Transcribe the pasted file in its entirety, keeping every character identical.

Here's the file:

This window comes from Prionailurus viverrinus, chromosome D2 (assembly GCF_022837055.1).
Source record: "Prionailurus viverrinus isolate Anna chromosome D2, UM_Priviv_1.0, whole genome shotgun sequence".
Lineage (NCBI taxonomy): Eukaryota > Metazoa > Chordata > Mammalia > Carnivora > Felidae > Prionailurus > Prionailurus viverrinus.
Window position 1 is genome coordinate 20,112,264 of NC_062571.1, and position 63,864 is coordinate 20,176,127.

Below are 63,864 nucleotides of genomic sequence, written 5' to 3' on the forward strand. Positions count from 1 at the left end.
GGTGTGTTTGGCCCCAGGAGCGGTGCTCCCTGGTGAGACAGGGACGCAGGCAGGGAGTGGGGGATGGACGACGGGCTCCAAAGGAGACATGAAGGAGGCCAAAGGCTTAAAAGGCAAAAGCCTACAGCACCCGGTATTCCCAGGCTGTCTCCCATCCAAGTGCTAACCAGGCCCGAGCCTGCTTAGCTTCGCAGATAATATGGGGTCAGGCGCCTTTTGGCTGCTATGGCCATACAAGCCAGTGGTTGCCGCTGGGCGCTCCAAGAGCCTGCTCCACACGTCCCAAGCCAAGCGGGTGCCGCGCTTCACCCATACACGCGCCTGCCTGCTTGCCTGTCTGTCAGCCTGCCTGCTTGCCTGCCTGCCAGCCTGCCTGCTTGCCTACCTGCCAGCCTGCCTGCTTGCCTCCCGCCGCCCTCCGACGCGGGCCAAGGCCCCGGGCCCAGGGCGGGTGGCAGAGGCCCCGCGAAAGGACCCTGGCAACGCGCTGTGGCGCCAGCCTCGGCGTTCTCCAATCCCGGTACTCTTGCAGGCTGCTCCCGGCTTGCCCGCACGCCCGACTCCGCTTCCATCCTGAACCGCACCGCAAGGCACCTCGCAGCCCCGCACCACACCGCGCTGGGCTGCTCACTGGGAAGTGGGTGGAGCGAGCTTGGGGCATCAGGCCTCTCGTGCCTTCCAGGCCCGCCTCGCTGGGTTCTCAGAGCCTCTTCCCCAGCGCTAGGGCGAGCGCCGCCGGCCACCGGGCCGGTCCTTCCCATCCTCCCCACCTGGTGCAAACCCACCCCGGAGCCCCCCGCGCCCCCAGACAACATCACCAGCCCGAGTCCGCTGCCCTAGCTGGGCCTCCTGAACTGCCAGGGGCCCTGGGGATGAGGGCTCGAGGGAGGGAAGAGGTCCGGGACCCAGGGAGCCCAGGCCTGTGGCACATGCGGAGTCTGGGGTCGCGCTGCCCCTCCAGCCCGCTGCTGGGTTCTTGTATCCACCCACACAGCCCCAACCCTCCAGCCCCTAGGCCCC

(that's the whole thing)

This window comes from Prionailurus viverrinus, chromosome D2 (assembly GCF_022837055.1).
Source record: "Prionailurus viverrinus isolate Anna chromosome D2, UM_Priviv_1.0, whole genome shotgun sequence".
Lineage (NCBI taxonomy): Eukaryota > Metazoa > Chordata > Mammalia > Carnivora > Felidae > Prionailurus > Prionailurus viverrinus.
Window position 1 is genome coordinate 20,112,264 of NC_062571.1, and position 63,864 is coordinate 20,176,127.

Below are 63,864 nucleotides of genomic sequence, written 5' to 3' on the forward strand. Positions count from 1 at the left end.
GGTGTGTTTGGCCCCAGGAGCGGTGCTCCCTGGTGAGACAGGGACGCAGGCAGGGAGTGGGGGATGGACGACGGGCTCCAAAGGAGACATGAAGGAGGCCAAAGGCTTAAAAGGCAAAAGCCTACAGCACCCGGTATTCCCAGGCTGTCTCCCATCCAAGTGCTAACCAGGCCCGAGCCTGCTTAGCTTCGCAGATAATATGGGGTCAGGCGCCTTTTGGCTGCTATGGCCATACAAGCCAGTGGTTGCCGCTGGGCGCTCCAAGAGCCTGCTCCACACGTCCCAAGCCAAGCGGGTGCCGCGCTTCACCCATACACGCGCCTGCCTGCTTGCCTGTCTGTCAGCCTGCCTGCTTGCCTGCCTGCCAGCCTGCCTGCTTGCCTACCTGCCAGCCTGCCTGCTTGCCTCCCGCCGCCCTCCGACGCGGGCCAAGGCCCCGGGCCCAGGGCGGGTGGCAGAGGCCCCGCGAAAGGACCCTGGCAACGCGCTGTGGCGCCAGCCTCGGCGTTCTCCAATCCCGGTACTCTTGCAGGCTGCTCCCGGCTTGCCCGCACGCCCGACTCCGCTTCCATCCTGAACCGCACCGCAAGGCACCTCGCAGCCCCGCACCACACCGCGCTGGGCTGCTCACTGGGAAGTGGGTGGAGCGAGCTTGGGGCATCAGGCCTCTCGTGCCTTCCAGGCCCGCCTCGCTGGGTTCTCAGAGCCTCTTCCCCAGCGCTAGGGCGAGCGCCGCCGGCCACCGGGCCGGTCCTTCCCATCCTCCCCACCTGGTGCAAACCCACCCCGGAGCCCCCCGCGCCCCCAGACAACATCACCAGCCCGAGTCCGCTGCCCTAGCTGGGCCTCCTGAACTGCCAGGGGCCCTGGGGATGAGGGCTCGAGGGAGGGAAGAGGTCCGGGACCCAGGGAGCCCAGGCCTGTGGCACATGCGGAGTCTGGGGTCGCGCTGCCCCTCCAGCCCGCTGCTGGGTTCTTGTATCCACCCACACAGCCCCAACCCTCCAGCCCCTAGGCCCC